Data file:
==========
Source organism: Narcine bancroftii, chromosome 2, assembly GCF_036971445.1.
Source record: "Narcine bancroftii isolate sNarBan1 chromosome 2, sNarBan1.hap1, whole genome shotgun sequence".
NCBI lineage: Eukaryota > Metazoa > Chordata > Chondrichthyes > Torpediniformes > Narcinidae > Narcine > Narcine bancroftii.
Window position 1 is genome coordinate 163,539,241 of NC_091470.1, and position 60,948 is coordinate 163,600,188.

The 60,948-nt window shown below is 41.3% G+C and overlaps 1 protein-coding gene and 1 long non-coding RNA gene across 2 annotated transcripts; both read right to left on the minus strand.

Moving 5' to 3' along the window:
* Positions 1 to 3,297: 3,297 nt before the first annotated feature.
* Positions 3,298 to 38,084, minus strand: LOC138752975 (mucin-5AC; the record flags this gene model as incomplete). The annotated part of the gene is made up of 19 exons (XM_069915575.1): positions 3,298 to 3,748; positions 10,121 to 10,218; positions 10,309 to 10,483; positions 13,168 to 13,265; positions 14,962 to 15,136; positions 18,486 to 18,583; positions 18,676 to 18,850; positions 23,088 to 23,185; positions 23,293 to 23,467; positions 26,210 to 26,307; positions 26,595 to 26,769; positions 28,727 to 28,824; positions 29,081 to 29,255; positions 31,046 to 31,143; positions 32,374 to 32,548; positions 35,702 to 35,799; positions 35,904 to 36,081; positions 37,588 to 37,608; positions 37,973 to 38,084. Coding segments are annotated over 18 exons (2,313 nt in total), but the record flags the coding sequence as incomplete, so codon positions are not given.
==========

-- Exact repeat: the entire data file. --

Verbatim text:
Source organism: Narcine bancroftii, chromosome 2, assembly GCF_036971445.1.
Source record: "Narcine bancroftii isolate sNarBan1 chromosome 2, sNarBan1.hap1, whole genome shotgun sequence".
NCBI lineage: Eukaryota > Metazoa > Chordata > Chondrichthyes > Torpediniformes > Narcinidae > Narcine > Narcine bancroftii.
Window position 1 is genome coordinate 163,539,241 of NC_091470.1, and position 60,948 is coordinate 163,600,188.

The 60,948-nt window shown below is 41.3% G+C and overlaps 1 protein-coding gene and 1 long non-coding RNA gene across 2 annotated transcripts; both read right to left on the minus strand.

Moving 5' to 3' along the window:
* Positions 1 to 3,297: 3,297 nt before the first annotated feature.
* Positions 3,298 to 38,084, minus strand: LOC138752975 (mucin-5AC; the record flags this gene model as incomplete). The annotated part of the gene is made up of 19 exons (XM_069915575.1): positions 3,298 to 3,748; positions 10,121 to 10,218; positions 10,309 to 10,483; positions 13,168 to 13,265; positions 14,962 to 15,136; positions 18,486 to 18,583; positions 18,676 to 18,850; positions 23,088 to 23,185; positions 23,293 to 23,467; positions 26,210 to 26,307; positions 26,595 to 26,769; positions 28,727 to 28,824; positions 29,081 to 29,255; positions 31,046 to 31,143; positions 32,374 to 32,548; positions 35,702 to 35,799; positions 35,904 to 36,081; positions 37,588 to 37,608; positions 37,973 to 38,084. Coding segments are annotated over 18 exons (2,313 nt in total), but the record flags the coding sequence as incomplete, so codon positions are not given.